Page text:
Raymond Cordes

High School Yearbook

  1. 1936 Yearbook, Page 25
  2. 1936 Yearbook, Page 50

American Battle Monuments Commission Website

  1. Raymond F. Cordes


  1. 1930 United Stated Federal Census
  2. 1940 United States Federal Census
  3. World War II Navy, Marine Corps and Coast Guard Casualties, 1941-1945
  4. WWI, WWII, and Korean War Casualty Listings
  5. World War II and Korean Conflict Veterans Interred Overseas

Find A Grave Website

  1. Raymond Frederick Cordes - Mission: Anti Sub Patrol
    Ship: USS Jacob Jones (DD 130)
    Loss Date: 28-Feb-42
    Location: 38.37N, 74.32W - Grid CA 5458 Off the coast of Delaware
    Fate: Sunk by U-578 (Ernst-August Rehwinkel)
    Complement: 149 officers and men (138 dead and 11 survivors).

    On the morning of 27 Feb, 1942, USS Jacob Jones (DD 130) (LtCdr Hugh D. Black) departed New York alone to patrol and search the area between Barnegat Light and Five Fathoms Bank. She then received orders to concentrate her patrol activity in waters off Cape May and the Delaware Capes. In the afternoon, the destroyer spotted the burning wreckage of the R.P. Resor, which had been torpedoed by U-578 the same day. The destroyer circled the tanker for two hours, searching for survivors before resuming her southward course.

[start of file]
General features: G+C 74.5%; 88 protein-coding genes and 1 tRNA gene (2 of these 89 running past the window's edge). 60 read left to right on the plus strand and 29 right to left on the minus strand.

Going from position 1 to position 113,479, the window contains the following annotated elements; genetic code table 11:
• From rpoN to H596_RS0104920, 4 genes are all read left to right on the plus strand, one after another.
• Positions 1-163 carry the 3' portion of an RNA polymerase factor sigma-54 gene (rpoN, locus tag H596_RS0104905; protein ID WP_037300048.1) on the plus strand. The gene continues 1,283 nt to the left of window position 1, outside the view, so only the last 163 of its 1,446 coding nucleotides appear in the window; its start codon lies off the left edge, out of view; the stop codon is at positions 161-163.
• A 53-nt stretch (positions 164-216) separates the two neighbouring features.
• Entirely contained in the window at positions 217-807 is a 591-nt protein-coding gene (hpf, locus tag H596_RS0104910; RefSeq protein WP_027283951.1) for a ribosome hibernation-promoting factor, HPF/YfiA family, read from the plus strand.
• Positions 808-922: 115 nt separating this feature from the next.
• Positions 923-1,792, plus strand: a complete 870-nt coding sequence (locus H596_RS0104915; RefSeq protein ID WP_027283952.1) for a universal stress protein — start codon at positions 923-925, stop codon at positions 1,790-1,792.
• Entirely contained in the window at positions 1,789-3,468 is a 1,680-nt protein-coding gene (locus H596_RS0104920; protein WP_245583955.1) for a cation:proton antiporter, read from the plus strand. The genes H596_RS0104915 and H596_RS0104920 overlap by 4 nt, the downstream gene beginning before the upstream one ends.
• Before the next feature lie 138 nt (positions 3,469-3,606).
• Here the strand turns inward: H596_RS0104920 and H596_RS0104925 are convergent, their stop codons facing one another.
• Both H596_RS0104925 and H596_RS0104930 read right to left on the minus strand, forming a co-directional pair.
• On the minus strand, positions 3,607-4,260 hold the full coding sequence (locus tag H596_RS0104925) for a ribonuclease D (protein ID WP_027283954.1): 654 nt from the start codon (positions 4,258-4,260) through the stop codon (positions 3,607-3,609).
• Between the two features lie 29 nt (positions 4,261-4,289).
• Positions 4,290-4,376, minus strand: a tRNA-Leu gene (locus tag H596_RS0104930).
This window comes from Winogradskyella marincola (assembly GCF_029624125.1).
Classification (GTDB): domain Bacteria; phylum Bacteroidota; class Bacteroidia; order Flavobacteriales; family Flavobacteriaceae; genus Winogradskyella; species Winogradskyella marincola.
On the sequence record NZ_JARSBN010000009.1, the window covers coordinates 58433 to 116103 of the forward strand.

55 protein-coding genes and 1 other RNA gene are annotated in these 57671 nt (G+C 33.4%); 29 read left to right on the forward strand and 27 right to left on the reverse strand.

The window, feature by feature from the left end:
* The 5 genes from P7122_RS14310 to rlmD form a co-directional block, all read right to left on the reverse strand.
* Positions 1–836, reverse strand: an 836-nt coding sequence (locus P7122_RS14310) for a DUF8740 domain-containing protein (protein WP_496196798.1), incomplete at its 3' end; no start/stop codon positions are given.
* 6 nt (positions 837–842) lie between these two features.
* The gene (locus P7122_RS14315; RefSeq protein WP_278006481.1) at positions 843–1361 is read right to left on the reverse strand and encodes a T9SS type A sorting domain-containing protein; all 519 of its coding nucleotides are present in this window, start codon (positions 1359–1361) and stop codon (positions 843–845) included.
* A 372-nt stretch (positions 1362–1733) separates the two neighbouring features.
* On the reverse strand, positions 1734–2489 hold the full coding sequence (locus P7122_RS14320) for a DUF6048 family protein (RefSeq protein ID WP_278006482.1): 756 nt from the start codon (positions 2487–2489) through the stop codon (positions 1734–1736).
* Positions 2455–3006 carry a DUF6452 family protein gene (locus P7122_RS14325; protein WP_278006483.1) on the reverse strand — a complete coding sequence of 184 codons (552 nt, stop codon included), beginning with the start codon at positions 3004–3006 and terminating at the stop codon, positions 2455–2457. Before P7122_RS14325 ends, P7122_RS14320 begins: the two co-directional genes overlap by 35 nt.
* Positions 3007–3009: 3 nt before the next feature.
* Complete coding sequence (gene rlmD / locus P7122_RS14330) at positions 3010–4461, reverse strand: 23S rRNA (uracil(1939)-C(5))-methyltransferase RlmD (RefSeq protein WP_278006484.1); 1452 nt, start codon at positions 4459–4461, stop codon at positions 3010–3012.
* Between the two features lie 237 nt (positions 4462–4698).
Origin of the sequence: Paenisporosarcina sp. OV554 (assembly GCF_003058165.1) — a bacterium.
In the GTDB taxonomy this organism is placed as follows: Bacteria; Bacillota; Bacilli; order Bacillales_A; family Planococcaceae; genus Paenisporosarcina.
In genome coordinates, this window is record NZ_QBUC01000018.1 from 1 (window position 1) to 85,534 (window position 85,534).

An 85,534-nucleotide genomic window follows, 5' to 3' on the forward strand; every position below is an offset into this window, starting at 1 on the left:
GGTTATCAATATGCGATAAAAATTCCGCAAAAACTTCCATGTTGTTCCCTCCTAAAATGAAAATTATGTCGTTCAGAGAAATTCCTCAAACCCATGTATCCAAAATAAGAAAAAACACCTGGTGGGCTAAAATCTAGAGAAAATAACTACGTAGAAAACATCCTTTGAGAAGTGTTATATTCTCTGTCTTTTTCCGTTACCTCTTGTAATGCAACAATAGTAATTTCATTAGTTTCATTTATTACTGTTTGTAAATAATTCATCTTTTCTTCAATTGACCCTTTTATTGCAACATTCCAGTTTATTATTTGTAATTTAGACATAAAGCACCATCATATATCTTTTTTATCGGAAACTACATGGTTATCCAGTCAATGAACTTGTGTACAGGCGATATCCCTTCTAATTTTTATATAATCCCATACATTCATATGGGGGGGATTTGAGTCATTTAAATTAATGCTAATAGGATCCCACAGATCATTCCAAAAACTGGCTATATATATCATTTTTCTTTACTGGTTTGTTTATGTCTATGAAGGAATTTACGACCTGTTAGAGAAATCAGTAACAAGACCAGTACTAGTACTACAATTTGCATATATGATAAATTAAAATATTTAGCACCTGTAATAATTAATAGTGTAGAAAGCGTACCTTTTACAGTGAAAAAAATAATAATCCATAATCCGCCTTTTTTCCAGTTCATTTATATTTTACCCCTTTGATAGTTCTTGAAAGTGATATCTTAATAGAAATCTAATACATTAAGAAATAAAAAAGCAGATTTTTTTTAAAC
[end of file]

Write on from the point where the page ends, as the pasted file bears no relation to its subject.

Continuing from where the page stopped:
At 10.57 hours on 28 February, USS Jacob Jones was hit by two torpedoes from U-578, while proceeding completely blacked out at 15 knots. The first torpedo struck on the port side just aft of the bridge and ignited the ship´s magazine. The explosion completely destroyed the bridge, the chart room and the officer´s and petty officer´s quarters. As the ship stopped, the second torpedo struck on the port side about 40 feet forward of the fantail and carried away the after part of the ship above the keel plates and shafts and destroyed the after crew´s quarters. The ship remained afloat for 45 minutes, allowing about 30 survivors to abandon ship on four or five rafts. But as the stern sank, the unsecured depth charges exploded, killing several survivors on a nearby raft. Some hours later, an US Army observation plane sighted the life rafts and reported their position to USS PE-56 on Inshore Patrol. The patrol craft was forced to abandon her search after three hours, due to strong winds and rising seas. She had picked up twelve survivors, but one of them died en route to Cape May. The search for survivors continued for two days but was fruitless.